The list of inspections is here. Some of them I don’t enable (eg “Encapsulate Public Field”, “Multiple Declarations”) as they are not issues for me, although the style police might think otherwise. Others I ignore with a comment flag in one specific place but leave the inspection active in case the poor style arises by mistake elsewhere.

I found one problem in one of my projects using this, so it’s already worthwhile.

The name, in case you’re curious, derives from the saying that if you don’t have a peer to review your code with, explaining it to a rubber duck helps you see things you missed first time.

And finally, if you have a special interest in Excel VBA code quality, please consider sharing your knowledge with others by presenting at the annual conference of the European Spreadsheet Risk Interest Group (@eusprig) . July 6, Imperial College London. http://www.eusprig.org/call-for-papers.htm

Posted in Excel/VBA, Open Source, Software Testing, Uncategorized | Leave a comment

VBA code for Microsoft Text Translator API

I have now updated the translator VBA source code to V3.

https://docs.microsoft.com/en-us/azure/cognitive-services/translator/migrate-to-v3

V2 was deprecated on April 30, 2018 . The Microsoft Translator Hub was to be retired on April 30, 2019. View important migration information and dates.

On Apr 30 Microsoft extended availability of version 2 of the Translator Text API:
“After receiving strong customer feedback about the scheduled retirement of version 2, we’ve decided to continue availability of this version along with version 3. Your applications that use version 2 will remain functional. Although version 2 will continue to be available, please migrate your applications to version 3 as your development cycle allows. By moving to version 3, you get access to exclusive functions, such as neural models, which are trained through Custom Translator.”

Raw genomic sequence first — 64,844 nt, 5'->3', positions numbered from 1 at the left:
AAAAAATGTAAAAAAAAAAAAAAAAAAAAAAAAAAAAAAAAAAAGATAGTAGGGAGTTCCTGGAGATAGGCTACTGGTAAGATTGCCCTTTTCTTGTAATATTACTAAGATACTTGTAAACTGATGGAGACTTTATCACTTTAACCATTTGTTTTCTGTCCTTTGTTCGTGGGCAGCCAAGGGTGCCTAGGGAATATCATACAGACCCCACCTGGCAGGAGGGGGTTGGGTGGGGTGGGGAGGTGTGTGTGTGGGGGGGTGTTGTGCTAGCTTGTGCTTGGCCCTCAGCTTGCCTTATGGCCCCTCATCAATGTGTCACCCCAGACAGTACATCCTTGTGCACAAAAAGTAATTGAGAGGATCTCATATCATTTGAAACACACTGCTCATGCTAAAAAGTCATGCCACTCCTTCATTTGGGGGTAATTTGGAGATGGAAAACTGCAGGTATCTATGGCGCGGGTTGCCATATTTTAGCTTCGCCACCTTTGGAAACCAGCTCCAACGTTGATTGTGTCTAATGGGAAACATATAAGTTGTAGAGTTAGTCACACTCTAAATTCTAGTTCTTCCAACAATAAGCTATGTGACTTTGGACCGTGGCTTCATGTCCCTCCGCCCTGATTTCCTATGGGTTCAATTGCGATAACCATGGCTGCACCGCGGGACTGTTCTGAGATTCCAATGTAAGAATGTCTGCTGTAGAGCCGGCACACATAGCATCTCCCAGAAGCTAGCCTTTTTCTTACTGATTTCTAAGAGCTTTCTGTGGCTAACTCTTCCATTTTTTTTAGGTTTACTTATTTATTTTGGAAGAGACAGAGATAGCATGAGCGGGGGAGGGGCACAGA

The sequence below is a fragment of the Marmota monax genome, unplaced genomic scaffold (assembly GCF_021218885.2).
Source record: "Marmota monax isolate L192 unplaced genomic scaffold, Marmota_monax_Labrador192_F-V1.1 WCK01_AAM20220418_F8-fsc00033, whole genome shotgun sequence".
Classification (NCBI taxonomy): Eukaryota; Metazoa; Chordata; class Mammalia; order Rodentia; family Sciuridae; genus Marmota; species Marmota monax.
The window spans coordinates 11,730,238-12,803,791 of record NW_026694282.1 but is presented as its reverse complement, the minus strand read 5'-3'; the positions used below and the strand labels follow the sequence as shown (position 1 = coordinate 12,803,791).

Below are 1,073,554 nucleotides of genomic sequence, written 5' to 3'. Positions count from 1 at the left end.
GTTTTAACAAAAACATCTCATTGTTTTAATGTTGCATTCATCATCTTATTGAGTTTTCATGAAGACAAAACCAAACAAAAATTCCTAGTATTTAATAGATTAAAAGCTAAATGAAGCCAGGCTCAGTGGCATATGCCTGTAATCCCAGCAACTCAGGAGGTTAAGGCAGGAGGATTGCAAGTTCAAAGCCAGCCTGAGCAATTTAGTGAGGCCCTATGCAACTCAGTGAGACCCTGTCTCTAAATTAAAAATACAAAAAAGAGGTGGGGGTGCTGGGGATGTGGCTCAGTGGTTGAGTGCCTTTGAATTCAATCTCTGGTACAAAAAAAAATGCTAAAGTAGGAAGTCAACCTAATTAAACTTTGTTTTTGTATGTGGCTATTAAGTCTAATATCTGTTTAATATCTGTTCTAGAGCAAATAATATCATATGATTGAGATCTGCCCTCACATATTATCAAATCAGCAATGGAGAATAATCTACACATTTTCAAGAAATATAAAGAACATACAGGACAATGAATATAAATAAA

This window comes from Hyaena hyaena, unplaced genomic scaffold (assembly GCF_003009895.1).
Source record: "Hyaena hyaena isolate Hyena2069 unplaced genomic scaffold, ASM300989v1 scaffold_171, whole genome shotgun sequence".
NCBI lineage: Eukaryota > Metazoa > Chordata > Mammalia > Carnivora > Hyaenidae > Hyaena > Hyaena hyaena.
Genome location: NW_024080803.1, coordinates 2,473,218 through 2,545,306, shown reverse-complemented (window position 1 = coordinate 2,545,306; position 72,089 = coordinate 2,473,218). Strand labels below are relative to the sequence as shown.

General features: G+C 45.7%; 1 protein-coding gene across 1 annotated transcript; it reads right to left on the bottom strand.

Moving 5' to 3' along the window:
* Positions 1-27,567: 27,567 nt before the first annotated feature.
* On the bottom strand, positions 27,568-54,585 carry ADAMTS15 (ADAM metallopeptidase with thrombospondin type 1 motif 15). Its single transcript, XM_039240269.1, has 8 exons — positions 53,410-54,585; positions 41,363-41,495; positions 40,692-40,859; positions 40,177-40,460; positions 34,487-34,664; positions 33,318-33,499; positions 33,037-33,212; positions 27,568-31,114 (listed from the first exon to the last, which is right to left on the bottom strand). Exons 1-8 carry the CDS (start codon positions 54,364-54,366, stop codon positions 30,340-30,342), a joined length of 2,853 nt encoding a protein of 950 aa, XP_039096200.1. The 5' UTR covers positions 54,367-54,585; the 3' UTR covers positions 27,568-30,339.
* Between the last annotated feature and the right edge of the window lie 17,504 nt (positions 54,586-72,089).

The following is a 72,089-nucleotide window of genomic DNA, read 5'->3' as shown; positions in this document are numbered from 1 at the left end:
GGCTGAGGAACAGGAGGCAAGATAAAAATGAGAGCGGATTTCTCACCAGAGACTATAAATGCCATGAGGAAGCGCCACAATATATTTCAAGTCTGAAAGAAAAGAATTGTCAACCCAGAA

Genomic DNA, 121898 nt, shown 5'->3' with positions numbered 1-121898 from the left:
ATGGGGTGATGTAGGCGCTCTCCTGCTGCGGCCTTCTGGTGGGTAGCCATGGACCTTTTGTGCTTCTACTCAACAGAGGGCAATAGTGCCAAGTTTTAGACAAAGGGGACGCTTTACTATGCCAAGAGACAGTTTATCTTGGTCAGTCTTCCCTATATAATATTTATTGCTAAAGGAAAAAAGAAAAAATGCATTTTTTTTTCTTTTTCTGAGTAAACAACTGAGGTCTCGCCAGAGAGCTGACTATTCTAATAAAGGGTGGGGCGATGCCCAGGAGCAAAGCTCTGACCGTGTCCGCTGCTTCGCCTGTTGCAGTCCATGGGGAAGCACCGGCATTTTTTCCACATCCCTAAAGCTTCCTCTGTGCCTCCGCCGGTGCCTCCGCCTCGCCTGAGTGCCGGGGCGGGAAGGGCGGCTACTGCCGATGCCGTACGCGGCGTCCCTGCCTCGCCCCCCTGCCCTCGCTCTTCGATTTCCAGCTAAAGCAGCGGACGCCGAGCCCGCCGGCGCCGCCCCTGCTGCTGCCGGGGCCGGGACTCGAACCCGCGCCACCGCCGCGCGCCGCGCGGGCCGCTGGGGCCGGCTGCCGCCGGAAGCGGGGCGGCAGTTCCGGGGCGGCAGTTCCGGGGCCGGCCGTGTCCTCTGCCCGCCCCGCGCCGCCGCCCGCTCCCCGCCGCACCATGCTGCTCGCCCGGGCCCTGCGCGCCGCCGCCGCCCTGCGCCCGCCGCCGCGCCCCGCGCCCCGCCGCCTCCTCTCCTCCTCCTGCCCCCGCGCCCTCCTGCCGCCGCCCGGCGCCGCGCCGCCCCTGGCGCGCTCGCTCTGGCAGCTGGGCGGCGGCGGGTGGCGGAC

The V2 content below is now obsolete. See the V3 link above for new content.

Microsoft retired the Datamarket Translation API on April 30, 2017.
You need to sign up to the Azure Portal and use the Text Translator API in Cognitive Services.

https://translatorbusiness.uservoice.com/knowledgebase/articles/1078534-microsoft-translator-on-azure
Action Required before April 30, 2017: Microsoft Translator Moves to Azure
How to sign up for Microsoft Translator on Azure

https://www.microsoft.com/cognitive-services/en-us/translator-api
The Free plan allows 2M characters per month.

Documentation and interactive trials :
http://docs.microsofttranslator.com/text-translate.html

You define an Account Name and get two keys. Either work, I don’t know yet what the difference is.

Before using “Try out a Method” on that page, you first use your Key 1 to get an access token that lasts 10 minutes and then you can try the methods.
In the methods, leave the Authorization blank, and for appid specify Bearer followed by a space and the access token.

To use your key in VBA, I now provide a VBA module that I use in Excel for translation.
You may use this free with attribution. I am available for custom Excel/VBA development work.

Download here: http://www.sysmod.com/MSTranslator4.bas

A test with 9,900 phrases in 23 European languages totalling 241K took under 30 minutes to complete.
I did not use Sleep to throttle the performance, and no translations were missed.
Microsoft do not indicate a rate limit, only the Azure Subscription Plan total: 2M characters/month for the free plan.
To learn more about the technology, see
https://hubtest.microsofttranslator-int.com/Help/Download/Microsoft%20Translator%20Hub%20User%20Guide.pdf
“This guide will benefit any person who is interested in building a custom translation system using the Hub. A deeper background in machine translation is not essential to use the Hub. “

My old post from 2012 on the Datamarket translator is at
https://sysmod.wordpress.com/2012/01/09/microsoft-translator-vba-code-sample/

Example:

en Translate
pt Traduzir
fr Traduire
de Übersetzen
fi Kääntää
nl Vertalen
es Traducir
it Traduci
no Oversette
ja 翻訳
zh-CHS 翻译
ar ترجمة

Posted in Excel/VBA, Open Source, Productivity | Tagged , | 19 Comments

Conditional compilation VBA Excel Mac/Win/32/64…

To make my addin handle all the combinations of Excel 2007 onwards on Mac and Windows, 32-bit and 64-bit, I ended up with this conditional compilation block. The example I use is GetTickCount() but the principle applies to other declarations.